Volunteers put hands to work to ease minds of sick children

October 09, 2005|By KRISTIN WILSON

With a little yarn, a dose of creativity and a lot of volunteer hours, Washington County Hospital Auxiliary members have found a way to ease child fears when it comes to visiting the hospital.

Through what's known as the finger puppet service, thousands of homemade knitted and crocheted puppets are delivered to children every year when they most need cheering up at the hospital or Robinwood Medical Center

"We feel certain that we are turning (children's) fears and tears into smiles," says Dot Landis, chairwoman of the service. "I've seen it work. It really is a worthwhile thing for the children."


The hospital auxiliary started delivering puppets to hospital staff in 1987, after seeing a similar project work well in a Frederick County hospital. To date, thousands of finger puppets have been distributed to relieve young minds of thoughts of needles and surgical procedures.

While the service is continuing, Landis says they are in desperate need of new volunteers to help make the puppets.

Three women currently produce about 2,500 puppets each year, but the service previously distributed as many as 4,000 puppets annually.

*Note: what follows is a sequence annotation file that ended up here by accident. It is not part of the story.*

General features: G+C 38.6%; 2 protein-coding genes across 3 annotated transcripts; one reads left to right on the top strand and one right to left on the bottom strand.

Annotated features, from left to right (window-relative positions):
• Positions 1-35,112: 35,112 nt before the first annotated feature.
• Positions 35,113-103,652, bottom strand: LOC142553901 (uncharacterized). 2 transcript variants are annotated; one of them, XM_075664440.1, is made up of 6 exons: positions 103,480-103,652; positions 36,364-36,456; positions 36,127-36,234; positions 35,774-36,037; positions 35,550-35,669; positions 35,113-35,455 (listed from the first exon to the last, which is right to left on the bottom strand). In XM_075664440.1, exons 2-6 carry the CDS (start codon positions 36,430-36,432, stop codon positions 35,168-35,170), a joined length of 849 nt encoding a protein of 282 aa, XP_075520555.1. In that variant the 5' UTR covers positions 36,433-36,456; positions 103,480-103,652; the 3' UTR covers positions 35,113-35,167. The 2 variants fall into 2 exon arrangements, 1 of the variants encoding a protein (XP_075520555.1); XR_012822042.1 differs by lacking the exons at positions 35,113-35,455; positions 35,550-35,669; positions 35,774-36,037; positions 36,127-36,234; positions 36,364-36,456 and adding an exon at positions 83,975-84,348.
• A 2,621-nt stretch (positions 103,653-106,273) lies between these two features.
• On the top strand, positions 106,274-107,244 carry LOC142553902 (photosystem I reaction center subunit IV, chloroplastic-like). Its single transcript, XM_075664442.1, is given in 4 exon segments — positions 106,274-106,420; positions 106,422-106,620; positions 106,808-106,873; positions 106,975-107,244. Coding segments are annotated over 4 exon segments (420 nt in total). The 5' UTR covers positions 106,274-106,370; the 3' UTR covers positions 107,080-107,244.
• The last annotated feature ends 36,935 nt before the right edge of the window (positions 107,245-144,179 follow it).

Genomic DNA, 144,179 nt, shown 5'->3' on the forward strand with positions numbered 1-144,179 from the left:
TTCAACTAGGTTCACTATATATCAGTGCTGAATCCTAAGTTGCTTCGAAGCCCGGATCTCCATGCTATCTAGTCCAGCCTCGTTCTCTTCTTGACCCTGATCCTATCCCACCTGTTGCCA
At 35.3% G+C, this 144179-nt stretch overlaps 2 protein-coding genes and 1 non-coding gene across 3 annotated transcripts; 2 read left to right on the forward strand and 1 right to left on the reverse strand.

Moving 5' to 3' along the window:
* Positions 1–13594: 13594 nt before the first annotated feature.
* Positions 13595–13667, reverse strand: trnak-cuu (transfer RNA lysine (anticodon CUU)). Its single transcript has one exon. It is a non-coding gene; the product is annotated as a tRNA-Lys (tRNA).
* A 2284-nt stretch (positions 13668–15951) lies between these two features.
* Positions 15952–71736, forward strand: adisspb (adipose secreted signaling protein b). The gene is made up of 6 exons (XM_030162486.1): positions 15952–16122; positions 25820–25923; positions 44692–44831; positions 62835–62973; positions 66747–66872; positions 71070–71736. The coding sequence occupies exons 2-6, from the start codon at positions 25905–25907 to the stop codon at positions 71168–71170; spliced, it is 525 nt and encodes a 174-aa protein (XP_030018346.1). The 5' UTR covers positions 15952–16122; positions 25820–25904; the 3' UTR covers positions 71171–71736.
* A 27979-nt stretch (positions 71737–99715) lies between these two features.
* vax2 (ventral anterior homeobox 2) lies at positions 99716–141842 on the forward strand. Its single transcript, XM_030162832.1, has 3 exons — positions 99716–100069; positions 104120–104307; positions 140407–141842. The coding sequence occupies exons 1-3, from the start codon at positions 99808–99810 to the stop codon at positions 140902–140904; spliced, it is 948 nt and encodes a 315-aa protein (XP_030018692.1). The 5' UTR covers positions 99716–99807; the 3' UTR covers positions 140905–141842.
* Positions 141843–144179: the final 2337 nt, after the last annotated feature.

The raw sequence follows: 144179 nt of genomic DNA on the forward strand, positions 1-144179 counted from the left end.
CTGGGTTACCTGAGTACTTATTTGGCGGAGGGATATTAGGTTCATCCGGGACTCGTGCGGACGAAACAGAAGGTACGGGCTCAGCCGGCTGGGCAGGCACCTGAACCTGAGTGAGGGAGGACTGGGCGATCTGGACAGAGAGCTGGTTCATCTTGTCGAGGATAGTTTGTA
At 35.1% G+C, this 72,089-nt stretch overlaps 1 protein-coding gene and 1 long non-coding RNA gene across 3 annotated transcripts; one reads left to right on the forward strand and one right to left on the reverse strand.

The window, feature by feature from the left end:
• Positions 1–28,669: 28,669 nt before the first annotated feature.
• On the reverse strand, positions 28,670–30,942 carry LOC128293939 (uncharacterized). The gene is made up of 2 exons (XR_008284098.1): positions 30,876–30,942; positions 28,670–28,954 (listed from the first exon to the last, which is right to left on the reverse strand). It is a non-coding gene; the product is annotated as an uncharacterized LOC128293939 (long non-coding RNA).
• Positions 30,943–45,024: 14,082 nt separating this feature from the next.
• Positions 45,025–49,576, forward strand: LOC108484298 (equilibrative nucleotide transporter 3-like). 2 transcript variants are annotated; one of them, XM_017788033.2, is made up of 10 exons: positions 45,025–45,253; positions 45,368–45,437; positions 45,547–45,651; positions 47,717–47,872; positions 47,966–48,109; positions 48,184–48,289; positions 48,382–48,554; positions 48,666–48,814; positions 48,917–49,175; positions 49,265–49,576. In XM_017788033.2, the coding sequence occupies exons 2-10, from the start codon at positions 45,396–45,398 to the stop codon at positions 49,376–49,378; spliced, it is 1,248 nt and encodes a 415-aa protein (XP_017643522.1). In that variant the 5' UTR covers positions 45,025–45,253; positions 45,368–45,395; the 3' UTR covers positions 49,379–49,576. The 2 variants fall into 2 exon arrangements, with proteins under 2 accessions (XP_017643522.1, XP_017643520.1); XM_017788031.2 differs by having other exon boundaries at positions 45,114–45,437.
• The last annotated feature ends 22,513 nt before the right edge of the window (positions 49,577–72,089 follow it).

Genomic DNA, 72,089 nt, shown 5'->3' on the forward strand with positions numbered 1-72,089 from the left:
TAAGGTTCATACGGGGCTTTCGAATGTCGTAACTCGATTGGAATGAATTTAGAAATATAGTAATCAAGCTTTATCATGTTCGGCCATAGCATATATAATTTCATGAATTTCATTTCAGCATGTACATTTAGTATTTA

The doctors and nurses "appreciate them," Landis says. "They are delighted to get them, but here lately our supply has been limited."

The finger puppet service "is a really good thing for children to get this little surprise when they come in for a treatment," adds Mitch Towe, director of volunteer services for the hospital. And it's also a unique way for people to volunteer without actually working in the hospital.

In addition to making puppets, people who like to knit or crochet also have donated their time and skills by making caps for infants or geriatric patients. Currently, the hospital is looking for volunteers to make shawls for patients to keep their shoulders warm.

"The main goal of our volunteers is to provide comfort to make the patients more comfortable," Towe says.

The homemade finger puppets come with poems to help cheer up young patients, Landis adds.

She and her husband have personally handed off puppets to children coming and going from the hospital or Robinwood.

"One day, it was in the hospital gift shop, parents expressed their gratitude for the finger puppet service because they were sure it helped their little boy," she says.

"It's a rewarding service," Landis adds. "You feel that you are doing something worthwhile for someone else."

For more information about volunteer opportunities through Washington County Hospital, call the auxiliary office at 301-790-8143.

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